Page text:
‘Piennolo del Vesuvio’ is a very old Italian tomato variety, dating back to the history of 1858 or even earlier, and originating in Campania, from the vicinity of ancient Pompeii – the volcanic region of the Monte Somma and Vesuviano peaks (Vesuvius Volcano – hence the name of the variety) and the municipality of Nola in the province Naples. The first notes about this variety, from 1858, by Bruni, were found in ‘Degli ortaggi e loro coltivazione presso la città di Napoli’, a subsequent note was made by Palmieri in 1885 and included in ‘Annuario della Reale Scuola Superiore d’ Agricoltura in Portici ‘. Blood-red, plum-shaped fruits, oval with a characteristic pointed tip, often slightly tapered at the stalk. Sweet and sour taste with intense tomato aroma. Fruits do not fall off the plant even after complete ripening, have a relatively thick skin and firm flesh, and a high content of sugars and acids. These features allow very long storage of ripe fruit. In the region of origin of the variety, the whole bunch is cut off from the plant when about 70% of the fruit ripens. Then they are tied in a dozen or even several dozen into large bunches and hung in slightly sheltered, but airy places, where they slowly mature. Fruit stored in this way can stay fresh for up to 7-8 months. Until spring they are eaten fresh and used in many dishes, sauces, seafood dishes, and pizza.
It should be remembered that the unique characteristics of the Piennolo del Vesuvio tomatoes described above result not only from the genetic properties of the variety but also from the specific growing conditions on mineral-rich volcanic soils in a warm Mediterranean climate.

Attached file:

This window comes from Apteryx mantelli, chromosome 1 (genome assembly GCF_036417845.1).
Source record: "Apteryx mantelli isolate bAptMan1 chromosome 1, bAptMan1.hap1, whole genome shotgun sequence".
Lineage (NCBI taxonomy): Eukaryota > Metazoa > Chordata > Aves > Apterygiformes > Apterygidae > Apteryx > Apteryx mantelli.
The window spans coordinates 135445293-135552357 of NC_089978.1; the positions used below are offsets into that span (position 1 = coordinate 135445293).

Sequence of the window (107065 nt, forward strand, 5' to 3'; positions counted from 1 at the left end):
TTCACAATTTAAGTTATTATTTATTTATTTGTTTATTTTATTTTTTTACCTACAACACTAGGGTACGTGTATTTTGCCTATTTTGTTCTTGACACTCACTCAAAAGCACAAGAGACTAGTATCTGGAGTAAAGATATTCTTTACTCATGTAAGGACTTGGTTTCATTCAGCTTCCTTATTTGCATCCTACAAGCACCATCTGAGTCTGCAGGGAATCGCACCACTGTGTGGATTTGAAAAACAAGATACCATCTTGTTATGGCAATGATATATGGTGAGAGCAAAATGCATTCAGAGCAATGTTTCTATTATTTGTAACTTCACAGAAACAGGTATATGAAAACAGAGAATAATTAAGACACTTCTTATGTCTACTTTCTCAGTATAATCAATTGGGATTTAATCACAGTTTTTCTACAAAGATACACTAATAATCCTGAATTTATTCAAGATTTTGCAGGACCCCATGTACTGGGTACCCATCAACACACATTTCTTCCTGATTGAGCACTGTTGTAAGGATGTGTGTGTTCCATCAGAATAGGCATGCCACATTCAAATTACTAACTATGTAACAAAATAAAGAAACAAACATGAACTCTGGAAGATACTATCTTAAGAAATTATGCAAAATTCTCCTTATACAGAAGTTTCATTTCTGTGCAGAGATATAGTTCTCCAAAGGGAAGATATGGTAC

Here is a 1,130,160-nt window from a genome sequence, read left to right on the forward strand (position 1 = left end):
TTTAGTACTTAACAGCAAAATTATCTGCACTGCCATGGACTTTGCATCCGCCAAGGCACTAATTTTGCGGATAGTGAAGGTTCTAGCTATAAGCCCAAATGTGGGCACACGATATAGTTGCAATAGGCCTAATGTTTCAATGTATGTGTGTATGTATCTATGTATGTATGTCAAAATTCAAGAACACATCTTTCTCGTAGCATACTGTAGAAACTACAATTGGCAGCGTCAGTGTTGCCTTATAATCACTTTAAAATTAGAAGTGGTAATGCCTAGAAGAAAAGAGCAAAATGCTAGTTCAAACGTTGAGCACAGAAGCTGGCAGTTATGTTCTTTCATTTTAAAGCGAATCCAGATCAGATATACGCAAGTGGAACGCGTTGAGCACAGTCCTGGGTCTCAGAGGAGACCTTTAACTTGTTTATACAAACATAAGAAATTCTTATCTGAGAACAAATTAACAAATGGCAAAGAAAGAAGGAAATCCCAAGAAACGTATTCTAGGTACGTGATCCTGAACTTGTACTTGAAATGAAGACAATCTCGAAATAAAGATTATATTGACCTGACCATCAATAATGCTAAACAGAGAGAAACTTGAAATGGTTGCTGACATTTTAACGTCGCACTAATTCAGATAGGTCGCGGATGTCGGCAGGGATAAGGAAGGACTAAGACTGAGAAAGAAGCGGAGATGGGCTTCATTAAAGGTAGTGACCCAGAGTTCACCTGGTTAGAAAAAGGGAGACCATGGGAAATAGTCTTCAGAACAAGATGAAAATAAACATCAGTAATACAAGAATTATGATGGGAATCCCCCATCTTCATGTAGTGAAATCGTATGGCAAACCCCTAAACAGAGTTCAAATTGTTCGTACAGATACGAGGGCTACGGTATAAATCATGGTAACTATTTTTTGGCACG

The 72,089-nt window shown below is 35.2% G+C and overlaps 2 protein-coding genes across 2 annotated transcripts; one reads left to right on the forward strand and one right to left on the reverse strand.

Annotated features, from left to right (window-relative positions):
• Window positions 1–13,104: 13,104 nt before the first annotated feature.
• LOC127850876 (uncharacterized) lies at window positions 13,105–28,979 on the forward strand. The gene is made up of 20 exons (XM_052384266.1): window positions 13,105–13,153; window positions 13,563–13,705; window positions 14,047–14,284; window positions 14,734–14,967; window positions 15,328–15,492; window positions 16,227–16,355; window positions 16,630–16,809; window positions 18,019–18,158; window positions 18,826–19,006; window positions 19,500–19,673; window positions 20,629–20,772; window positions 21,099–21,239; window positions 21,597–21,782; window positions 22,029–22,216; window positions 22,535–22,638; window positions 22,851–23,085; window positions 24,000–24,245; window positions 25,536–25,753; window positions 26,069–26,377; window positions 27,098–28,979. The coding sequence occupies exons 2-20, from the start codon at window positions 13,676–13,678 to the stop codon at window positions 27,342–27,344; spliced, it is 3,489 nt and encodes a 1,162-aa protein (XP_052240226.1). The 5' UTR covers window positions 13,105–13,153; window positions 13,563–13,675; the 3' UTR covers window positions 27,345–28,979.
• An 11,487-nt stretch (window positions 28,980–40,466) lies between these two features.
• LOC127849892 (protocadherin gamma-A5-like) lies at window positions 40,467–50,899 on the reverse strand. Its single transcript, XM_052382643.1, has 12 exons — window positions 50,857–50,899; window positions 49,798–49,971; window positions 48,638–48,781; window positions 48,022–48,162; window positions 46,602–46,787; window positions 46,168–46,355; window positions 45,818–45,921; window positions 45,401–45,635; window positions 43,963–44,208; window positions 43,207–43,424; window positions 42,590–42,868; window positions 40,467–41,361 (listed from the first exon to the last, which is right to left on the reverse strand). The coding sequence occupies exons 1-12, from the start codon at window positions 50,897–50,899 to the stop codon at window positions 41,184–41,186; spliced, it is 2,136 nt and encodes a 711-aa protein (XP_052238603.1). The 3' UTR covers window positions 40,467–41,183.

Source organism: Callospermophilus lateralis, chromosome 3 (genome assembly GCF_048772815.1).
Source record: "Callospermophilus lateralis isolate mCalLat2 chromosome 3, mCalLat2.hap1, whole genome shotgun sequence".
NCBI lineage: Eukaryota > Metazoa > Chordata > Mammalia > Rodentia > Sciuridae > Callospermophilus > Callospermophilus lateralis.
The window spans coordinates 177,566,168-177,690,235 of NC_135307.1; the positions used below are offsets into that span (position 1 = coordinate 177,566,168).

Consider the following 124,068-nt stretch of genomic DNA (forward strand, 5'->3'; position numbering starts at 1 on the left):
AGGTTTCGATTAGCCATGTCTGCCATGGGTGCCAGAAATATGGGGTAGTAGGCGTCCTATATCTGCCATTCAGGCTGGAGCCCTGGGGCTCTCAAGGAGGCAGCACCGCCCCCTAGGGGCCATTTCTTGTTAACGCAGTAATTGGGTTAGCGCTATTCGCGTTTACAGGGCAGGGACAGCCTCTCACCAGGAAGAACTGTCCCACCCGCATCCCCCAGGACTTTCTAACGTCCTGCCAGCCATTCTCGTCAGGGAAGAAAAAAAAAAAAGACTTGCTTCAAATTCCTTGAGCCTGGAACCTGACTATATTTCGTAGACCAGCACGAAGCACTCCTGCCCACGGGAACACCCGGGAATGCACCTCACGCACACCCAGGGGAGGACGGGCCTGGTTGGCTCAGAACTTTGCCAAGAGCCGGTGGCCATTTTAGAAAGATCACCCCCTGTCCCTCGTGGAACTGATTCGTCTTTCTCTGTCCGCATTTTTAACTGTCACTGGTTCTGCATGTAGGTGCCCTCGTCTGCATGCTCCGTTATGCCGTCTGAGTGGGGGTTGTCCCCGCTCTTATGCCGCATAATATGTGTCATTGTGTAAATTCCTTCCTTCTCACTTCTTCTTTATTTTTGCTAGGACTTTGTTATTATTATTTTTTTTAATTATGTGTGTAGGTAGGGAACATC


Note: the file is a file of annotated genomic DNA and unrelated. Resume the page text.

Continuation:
It is also worth adding that the Pomodorino del Piennolo del Vesuvio D.O.P. variety has the PDO category in Italy (D.O.P. – Denominazione D’Origine Protetta – Eng. PDO – Protected Designation of Origin), which means that the product marked with this abbreviation is manufactured in a specific region, place or in exceptional situations in the country. The name of the place of manufacture of this product is reserved for it and may not be used for products manufactured elsewhere, according to other production technologies or recipes. In addition, the characteristic features of the protected designation of origin and its quality should be related to the place of origin, and the natural and cultural conditions prevailing in it should affect its features. Both – the production of raw materials and the entire production process of the product – should take place in a place resulting from its name.
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